Jill Biden described a nation confronted by a great moment of pain in a Democratic National Convention address while offering her husband, now the party’s official presidential nominee, as a candidate “with strong shoulders” who is uniquely qualified to carry the burden.
From a high school in Wilmington, Delaware, on Tuesday night, Biden talked about the loss of normalcy and the loss of life amid a coronavirus pandemic that has killed more than 170,000 Americans.
“I hear it from so many of you,” Biden said from an empty classroom where she once taught English. “The frustration of parents juggling work while they support their children’s learning — or are afraid that their kids might get sick from school. The concern of every person working without enough protection. The despair in the lines that stretch out before food banks. And the indescribable sorrow that follows every lonely last breath when the ventilators turn off.”
After two nights of searing condemnations of President Donald Trump, including one from former first lady Michelle Obama, Biden did not mention him once in her speech to close Tuesday’s primetime program. But implicit in her 10-minute speech — and prevalent in remarks earlier in the evening from surrogates that include a parade of anti-Trump Republicans — was an argument that the country also is suffering from a loss of leadership.
“As a mother and a grandmother, as an American, I am heartbroken by the magnitude of this loss — by the failure to protect our communities, by every precious and irreplaceable life gone,” Biden said. “Like so many of you, I’m left asking: How do I keep my family safe?”
From there, the former second lady recalled the tragedies her family has overcome, beginning with the death of Biden’s first wife and young daughter in a 1972 car crash. She spoke of how she struggled with the idea of marriage to a widower and his two surviving sons. (“We think it’s time we married Jill,” Joe Biden, in a video that aired before the speech, recalled Beau and Hunter declaring.)
“You know, motherhood came to me in a way I never expected,” Jill Biden said. “I fell in love with a man and two little boys standing in the wreckage of unthinkable loss, mourning a wife and mother, a daughter and sister. I never imagined, at the age of 26, I would be asking myself: How do you make a broken family whole?”
A moment later, she repeated and answered the question. “How do you make a broken family whole? The same way you make a nation whole. With love and understanding — and with small acts of kindness. With bravery, with unwavering faith. You show up for each other, in big ways and small ones, again and again. It’s what so many of you are doing right now for your loved ones, for complete strangers, for your communities.”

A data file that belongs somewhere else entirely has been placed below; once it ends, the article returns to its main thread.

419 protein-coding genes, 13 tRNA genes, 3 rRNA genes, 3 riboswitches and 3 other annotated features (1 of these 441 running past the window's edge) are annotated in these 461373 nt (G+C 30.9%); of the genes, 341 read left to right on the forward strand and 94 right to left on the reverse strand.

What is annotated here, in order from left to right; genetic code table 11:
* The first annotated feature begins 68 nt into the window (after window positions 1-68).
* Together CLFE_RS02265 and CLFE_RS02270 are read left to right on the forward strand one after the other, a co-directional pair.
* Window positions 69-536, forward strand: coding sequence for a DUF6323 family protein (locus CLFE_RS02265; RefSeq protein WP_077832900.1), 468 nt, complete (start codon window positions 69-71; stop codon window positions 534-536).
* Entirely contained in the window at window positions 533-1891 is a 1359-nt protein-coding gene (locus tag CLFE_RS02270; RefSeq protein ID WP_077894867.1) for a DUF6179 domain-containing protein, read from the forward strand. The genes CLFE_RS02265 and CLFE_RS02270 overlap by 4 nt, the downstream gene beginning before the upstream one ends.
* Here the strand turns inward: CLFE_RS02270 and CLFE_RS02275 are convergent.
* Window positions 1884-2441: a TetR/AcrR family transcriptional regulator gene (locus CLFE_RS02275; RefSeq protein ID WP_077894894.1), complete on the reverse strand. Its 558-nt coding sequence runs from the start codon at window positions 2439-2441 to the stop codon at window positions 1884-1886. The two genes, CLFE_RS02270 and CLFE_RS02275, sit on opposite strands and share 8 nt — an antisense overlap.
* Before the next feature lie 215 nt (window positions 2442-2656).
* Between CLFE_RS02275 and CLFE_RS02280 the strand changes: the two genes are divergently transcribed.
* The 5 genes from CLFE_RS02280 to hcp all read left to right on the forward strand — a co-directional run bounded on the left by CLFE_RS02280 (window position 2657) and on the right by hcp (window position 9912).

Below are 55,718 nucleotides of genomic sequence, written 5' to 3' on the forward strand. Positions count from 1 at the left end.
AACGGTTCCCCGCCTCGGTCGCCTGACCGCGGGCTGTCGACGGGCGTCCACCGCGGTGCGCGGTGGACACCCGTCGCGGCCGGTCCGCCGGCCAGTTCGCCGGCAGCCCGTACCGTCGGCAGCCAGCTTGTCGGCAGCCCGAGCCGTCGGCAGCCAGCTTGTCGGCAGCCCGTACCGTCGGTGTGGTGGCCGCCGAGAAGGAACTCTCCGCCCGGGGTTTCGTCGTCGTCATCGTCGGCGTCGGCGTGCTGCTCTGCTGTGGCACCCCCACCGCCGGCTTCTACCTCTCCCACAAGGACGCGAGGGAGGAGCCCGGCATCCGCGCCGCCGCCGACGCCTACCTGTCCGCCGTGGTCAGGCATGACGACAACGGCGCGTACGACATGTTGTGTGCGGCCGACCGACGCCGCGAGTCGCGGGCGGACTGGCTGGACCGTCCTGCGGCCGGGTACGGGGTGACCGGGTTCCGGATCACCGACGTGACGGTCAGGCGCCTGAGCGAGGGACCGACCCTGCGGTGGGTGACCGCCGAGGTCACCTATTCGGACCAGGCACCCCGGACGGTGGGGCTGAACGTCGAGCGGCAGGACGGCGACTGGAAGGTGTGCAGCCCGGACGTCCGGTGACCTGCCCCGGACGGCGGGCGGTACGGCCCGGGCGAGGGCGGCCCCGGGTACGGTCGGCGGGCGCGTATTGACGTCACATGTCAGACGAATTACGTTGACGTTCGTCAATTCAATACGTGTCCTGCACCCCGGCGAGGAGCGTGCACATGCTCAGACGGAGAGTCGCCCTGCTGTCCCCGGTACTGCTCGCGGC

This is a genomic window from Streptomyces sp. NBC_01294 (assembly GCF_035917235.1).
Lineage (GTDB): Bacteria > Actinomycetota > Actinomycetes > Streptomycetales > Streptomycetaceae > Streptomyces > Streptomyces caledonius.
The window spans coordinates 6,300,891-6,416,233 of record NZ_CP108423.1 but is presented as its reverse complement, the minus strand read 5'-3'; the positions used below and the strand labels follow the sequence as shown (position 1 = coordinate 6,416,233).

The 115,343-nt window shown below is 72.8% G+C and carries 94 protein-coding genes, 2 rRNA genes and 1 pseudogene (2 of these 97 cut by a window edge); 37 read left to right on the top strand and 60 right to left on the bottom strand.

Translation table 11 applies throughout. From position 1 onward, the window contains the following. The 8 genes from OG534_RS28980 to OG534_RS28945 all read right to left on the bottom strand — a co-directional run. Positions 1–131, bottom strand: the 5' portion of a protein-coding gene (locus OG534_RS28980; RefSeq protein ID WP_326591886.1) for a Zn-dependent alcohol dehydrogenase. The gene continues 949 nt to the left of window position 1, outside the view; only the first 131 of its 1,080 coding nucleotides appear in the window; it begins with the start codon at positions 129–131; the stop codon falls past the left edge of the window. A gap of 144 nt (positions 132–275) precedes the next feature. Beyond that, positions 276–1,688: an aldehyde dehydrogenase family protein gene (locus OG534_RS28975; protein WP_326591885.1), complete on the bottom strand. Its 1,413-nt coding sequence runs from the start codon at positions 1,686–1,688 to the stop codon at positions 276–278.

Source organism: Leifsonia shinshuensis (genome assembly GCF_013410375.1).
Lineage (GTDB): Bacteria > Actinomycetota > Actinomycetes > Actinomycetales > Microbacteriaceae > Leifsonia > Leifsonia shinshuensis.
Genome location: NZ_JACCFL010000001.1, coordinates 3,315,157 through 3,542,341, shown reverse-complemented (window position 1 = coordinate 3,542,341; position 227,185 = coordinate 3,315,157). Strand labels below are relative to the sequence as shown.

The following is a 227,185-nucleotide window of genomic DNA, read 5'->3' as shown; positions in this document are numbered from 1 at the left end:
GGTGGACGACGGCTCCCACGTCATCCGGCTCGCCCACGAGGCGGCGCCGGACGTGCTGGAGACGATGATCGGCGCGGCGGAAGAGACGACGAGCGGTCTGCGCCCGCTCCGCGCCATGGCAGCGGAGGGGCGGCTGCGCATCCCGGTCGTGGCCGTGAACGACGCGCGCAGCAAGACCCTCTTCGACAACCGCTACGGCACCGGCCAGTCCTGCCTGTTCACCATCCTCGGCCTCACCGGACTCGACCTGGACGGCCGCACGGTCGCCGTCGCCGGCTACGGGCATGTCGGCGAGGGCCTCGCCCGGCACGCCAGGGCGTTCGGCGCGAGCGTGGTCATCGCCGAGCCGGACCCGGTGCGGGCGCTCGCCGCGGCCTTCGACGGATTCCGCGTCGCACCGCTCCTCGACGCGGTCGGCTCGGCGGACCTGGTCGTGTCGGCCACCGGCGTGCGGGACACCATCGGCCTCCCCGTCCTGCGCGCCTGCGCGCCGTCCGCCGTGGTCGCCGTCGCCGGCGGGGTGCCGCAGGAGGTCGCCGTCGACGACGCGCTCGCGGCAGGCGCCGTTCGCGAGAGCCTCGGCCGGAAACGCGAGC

Biden also spoke of Beau's death from brain cancer and drew on her husband’s recovery from that personal trauma as an example of how he’d lead as president. Joe, then vice president and considering a White House bid in 2016, decided his grief made it the wrong time to launch a campaign, Jill told Vogue last year. “Four days after Beau’s funeral,” she said Tuesday night, “I watched Joe shave and put on his suit. I saw him steel himself in the mirror, take a breath, put his shoulders back, and walk out into a world empty of our son. He went back to work. That’s just who he is.”
For Jill Biden, Tuesday brought a rare opportunity to reach a large audience watching on TV and online. Many of the profiles of her over the years have cast her as a somewhat reluctant if integral partner in her husband’s political career. Go back to the archives on Joe’s clumsy 1988 run for president and you can find Jill in the shot on the day he dropped out, a look of pain in her eyes. Scan a few of the profiles that ran this week in the run-up to her speech, and you’ll be reminded of the time she donned a bikini and scribbled “NO” on her belly to respond to overtures to draft her husband into the 2004 presidential race.
In her 2019 memoir, Where the Light Enters, Jill wrote of how, when she finally accepted Joe’s marriage proposal, he promised her life wouldn’t change. “It would turn out to be wildly untrue, of course. Life is change. And our lives would be more amazing and more unbearably difficult than we could have known as we smiled at each other over dinner that night. There have been tragedies. We have had our hearts wrung and broken. But the only place we are safe from all the dangers of love is hell.”
Tuesday night, she looked upon the notion of change more optimistically.
“With Joe as president,” she said, “these classrooms will ring out with laughter and possibility once again. The burdens we carry are heavy, and we need someone with strong shoulders. I know that if we entrust this nation to Joe, he will do for your family what he did for ours: Bring us together and make us whole, carry us forward in our time of need, keep the promise of America for all of us.”